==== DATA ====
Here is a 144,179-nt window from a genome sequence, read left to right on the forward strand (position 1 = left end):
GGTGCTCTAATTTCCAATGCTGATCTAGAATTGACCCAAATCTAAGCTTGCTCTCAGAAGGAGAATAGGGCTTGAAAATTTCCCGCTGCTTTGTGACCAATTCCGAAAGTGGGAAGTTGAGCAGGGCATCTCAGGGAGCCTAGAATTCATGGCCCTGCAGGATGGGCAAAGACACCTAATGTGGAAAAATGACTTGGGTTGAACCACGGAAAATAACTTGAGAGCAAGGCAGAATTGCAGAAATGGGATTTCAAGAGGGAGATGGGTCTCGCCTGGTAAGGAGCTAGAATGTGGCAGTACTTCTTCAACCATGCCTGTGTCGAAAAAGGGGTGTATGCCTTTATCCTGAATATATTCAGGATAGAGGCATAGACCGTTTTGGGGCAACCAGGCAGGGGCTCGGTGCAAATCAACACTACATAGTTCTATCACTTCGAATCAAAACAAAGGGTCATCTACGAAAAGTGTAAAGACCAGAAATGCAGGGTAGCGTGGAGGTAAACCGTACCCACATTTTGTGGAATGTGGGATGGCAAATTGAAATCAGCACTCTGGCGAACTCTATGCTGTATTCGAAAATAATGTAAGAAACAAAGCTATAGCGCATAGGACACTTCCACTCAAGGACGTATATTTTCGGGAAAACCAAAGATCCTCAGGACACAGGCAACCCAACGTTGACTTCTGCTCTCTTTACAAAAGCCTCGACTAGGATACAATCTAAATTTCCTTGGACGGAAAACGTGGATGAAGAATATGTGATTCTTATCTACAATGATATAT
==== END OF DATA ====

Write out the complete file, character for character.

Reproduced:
Here is a 144,179-nt window from a genome sequence, read left to right on the forward strand (position 1 = left end):
GGTGCTCTAATTTCCAATGCTGATCTAGAATTGACCCAAATCTAAGCTTGCTCTCAGAAGGAGAATAGGGCTTGAAAATTTCCCGCTGCTTTGTGACCAATTCCGAAAGTGGGAAGTTGAGCAGGGCATCTCAGGGAGCCTAGAATTCATGGCCCTGCAGGATGGGCAAAGACACCTAATGTGGAAAAATGACTTGGGTTGAACCACGGAAAATAACTTGAGAGCAAGGCAGAATTGCAGAAATGGGATTTCAAGAGGGAGATGGGTCTCGCCTGGTAAGGAGCTAGAATGTGGCAGTACTTCTTCAACCATGCCTGTGTCGAAAAAGGGGTGTATGCCTTTATCCTGAATATATTCAGGATAGAGGCATAGACCGTTTTGGGGCAACCAGGCAGGGGCTCGGTGCAAATCAACACTACATAGTTCTATCACTTCGAATCAAAACAAAGGGTCATCTACGAAAAGTGTAAAGACCAGAAATGCAGGGTAGCGTGGAGGTAAACCGTACCCACATTTTGTGGAATGTGGGATGGCAAATTGAAATCAGCACTCTGGCGAACTCTATGCTGTATTCGAAAATAATGTAAGAAACAAAGCTATAGCGCATAGGACACTTCCACTCAAGGACGTATATTTTCGGGAAAACCAAAGATCCTCAGGACACAGGCAACCCAACGTTGACTTCTGCTCTCTTTACAAAAGCCTCGACTAGGATACAATCTAAATTTCCTTGGACGGAAAACGTGGATGAAGAATATGTGATTCTTATCTACAATGATATAT